Cardigan, £325,
Cardigan, £325,

It was the brand’s founder, Melanie Press, previously of labels such as Ralph Lauren and Marc Jacobs, who conjured up this holy grail. Overplaying it? Me? Of cardigans? Her vision? “I love a borrowed-from-the-boyfriend classic. There’s nothing more effortless than something we can snuggle into over all our fashionable stuff,” she says. Or, indeed, over our pseudo school uniform stuff. There are two equally covetable versions, one beige on beige, the other burgundy on grey (£290), and a black take to come next month.

Some of you will understand why this cardigan is as costly as it is. I know because I regularly hear from Times readers about how pleased they are to be introduced to small, responsible British brands, and because I also hear from those brands as to what a phenomenal — often game-changing — response they get from you as a result. These labels are charmingly wrong-footed by how many orders they receive, by how far afield those orders are flung (there’s a superlatively well-dressed reader in Singapore, to give one example) and by how orders start coming in minutes after an article goes online, even if that’s 1am UK time.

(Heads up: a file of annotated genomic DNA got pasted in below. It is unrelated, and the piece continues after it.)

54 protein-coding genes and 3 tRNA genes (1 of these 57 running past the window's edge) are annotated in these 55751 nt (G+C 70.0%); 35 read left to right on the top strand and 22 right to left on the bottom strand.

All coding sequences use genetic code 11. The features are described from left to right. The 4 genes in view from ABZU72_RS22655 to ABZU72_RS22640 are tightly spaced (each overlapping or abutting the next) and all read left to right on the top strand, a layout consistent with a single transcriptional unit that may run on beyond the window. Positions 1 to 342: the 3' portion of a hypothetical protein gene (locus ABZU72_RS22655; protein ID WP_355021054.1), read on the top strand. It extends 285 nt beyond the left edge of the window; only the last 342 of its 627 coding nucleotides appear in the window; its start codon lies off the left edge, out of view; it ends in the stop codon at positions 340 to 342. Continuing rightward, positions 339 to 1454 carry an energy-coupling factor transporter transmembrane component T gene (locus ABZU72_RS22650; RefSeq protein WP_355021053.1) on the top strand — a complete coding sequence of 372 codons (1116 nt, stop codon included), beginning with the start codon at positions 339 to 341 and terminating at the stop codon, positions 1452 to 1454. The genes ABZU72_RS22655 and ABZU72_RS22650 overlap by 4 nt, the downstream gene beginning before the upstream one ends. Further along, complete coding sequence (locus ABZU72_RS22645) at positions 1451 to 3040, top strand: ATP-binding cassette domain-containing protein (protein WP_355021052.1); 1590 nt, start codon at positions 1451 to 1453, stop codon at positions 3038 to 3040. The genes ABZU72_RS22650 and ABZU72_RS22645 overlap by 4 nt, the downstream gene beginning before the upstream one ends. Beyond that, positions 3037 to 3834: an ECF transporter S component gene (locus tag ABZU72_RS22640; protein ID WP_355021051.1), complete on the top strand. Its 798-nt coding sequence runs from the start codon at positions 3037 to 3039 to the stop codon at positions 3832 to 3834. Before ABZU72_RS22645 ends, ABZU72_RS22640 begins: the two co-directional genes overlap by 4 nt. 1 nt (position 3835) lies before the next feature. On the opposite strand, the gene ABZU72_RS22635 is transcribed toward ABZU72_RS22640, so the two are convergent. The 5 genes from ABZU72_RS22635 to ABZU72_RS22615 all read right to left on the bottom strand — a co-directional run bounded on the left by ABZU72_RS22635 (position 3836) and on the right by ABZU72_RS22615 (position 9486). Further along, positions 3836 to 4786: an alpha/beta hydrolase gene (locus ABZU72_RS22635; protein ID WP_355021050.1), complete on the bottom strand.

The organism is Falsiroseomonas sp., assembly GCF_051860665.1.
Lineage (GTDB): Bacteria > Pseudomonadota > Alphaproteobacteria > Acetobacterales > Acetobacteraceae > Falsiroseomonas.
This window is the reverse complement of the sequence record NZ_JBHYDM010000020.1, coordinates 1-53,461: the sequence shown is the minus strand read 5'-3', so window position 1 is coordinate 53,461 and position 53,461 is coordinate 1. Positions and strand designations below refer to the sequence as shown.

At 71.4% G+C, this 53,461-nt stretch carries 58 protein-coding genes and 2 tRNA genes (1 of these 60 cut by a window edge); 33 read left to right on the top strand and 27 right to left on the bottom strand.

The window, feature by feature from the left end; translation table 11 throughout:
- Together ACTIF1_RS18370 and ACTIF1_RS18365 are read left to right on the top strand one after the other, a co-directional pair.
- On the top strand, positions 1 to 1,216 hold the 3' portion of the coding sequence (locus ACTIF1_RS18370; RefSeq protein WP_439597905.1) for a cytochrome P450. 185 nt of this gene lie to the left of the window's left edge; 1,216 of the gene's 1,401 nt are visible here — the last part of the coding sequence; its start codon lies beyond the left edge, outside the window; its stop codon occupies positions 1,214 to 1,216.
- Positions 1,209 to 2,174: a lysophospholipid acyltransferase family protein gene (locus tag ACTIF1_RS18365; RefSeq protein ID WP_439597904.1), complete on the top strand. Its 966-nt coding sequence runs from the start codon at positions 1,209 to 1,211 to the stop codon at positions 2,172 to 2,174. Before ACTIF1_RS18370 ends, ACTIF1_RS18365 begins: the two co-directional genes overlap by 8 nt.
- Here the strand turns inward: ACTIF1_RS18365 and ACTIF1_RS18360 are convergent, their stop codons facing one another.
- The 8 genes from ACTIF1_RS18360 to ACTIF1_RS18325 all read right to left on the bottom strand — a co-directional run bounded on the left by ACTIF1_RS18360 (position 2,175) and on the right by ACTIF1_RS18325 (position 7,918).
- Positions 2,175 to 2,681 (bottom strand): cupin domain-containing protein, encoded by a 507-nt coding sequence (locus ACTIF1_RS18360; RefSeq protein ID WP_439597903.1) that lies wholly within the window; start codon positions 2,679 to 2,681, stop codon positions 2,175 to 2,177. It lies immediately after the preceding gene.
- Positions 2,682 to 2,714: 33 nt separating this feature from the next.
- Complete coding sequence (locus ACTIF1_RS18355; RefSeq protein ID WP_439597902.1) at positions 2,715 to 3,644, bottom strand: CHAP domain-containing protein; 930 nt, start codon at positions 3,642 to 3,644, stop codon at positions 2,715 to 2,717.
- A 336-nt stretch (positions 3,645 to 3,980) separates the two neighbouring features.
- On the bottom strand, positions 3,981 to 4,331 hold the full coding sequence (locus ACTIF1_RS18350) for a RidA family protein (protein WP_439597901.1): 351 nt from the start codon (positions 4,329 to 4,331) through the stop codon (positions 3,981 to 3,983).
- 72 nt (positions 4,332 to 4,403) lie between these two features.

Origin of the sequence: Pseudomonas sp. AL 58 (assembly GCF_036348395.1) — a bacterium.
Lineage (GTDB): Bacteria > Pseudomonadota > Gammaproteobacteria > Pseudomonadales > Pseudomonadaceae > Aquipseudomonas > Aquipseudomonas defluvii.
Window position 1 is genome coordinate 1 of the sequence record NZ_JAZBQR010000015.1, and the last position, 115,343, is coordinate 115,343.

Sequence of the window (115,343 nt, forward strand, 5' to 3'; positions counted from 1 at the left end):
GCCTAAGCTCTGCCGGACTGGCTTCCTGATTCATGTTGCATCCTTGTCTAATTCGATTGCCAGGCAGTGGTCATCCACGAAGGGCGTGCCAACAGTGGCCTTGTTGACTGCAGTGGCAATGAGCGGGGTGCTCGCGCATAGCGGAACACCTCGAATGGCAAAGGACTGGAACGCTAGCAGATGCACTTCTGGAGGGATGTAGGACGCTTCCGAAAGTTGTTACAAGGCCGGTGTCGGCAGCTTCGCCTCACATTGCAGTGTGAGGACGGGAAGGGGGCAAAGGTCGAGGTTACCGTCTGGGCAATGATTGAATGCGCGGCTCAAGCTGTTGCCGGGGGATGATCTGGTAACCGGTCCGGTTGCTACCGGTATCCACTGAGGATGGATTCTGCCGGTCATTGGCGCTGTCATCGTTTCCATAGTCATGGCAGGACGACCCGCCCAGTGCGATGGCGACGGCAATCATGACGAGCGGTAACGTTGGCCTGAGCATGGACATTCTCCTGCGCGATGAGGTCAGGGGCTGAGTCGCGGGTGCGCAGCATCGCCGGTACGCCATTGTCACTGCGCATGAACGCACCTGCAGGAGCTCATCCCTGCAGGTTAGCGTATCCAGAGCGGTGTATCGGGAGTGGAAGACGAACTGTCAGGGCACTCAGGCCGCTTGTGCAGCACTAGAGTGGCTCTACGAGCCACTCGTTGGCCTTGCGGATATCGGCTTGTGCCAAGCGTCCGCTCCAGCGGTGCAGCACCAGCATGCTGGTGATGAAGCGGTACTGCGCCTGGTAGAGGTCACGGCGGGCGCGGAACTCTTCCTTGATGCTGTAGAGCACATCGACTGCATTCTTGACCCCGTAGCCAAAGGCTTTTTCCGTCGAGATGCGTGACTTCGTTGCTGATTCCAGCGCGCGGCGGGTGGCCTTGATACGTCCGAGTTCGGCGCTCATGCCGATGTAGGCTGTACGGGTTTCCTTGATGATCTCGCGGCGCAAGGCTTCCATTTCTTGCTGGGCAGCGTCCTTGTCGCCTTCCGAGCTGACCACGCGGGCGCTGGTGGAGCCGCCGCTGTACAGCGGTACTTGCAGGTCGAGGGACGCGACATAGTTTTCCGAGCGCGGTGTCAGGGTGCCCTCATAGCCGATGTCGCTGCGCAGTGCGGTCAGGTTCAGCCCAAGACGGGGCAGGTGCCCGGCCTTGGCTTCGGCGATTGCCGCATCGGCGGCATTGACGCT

I know that others of you will find this price preposterous. This, I would posit, is because it has been all too easy since the introduction of the fast-fashion production model in the 1990s to lose sight of how much buying well, in terms of materials and working practices, costs. If we are serious about being more responsible consumers, we need to become better at understanding what buying consciously costs; better at spending more on less — far, far less. And actually, whether you like it or not, that more may well be far, far more.

A new book, Fashionopolis: The Price of Fast Fashion and the Future of Clothesby Dana Thomas, is a sobering read, especially for a fashion journalist whose inevitably hypocritical position is to advocate the aforementioned less/more equation while flagging up what’s new and affordable.

“In the United Kingdom in the 1980s,” Thomas writes, “one million worked in the textile industry; now only one hundred thousand do.” And “all the while apparel [fashion] and textile jobs globally nearly doubled from 34.2 million to 57.8 million”. Which brings us to the next part of the equation, the people doing the work in developing nations, of whom “fewer than 2 per cent . . . earn a living wage”. That’s before we get on to the environmental costs. Read my review of Thomas’s book in the paper this Saturday if you need further elucidation as to what the true notion of paying a high price might be.

I think fashion is too important a form of self-expression and self-empowerment, too great a source of joy and life-enhancement to be disavowed. We just need to become more sane about how we enact our embrace.

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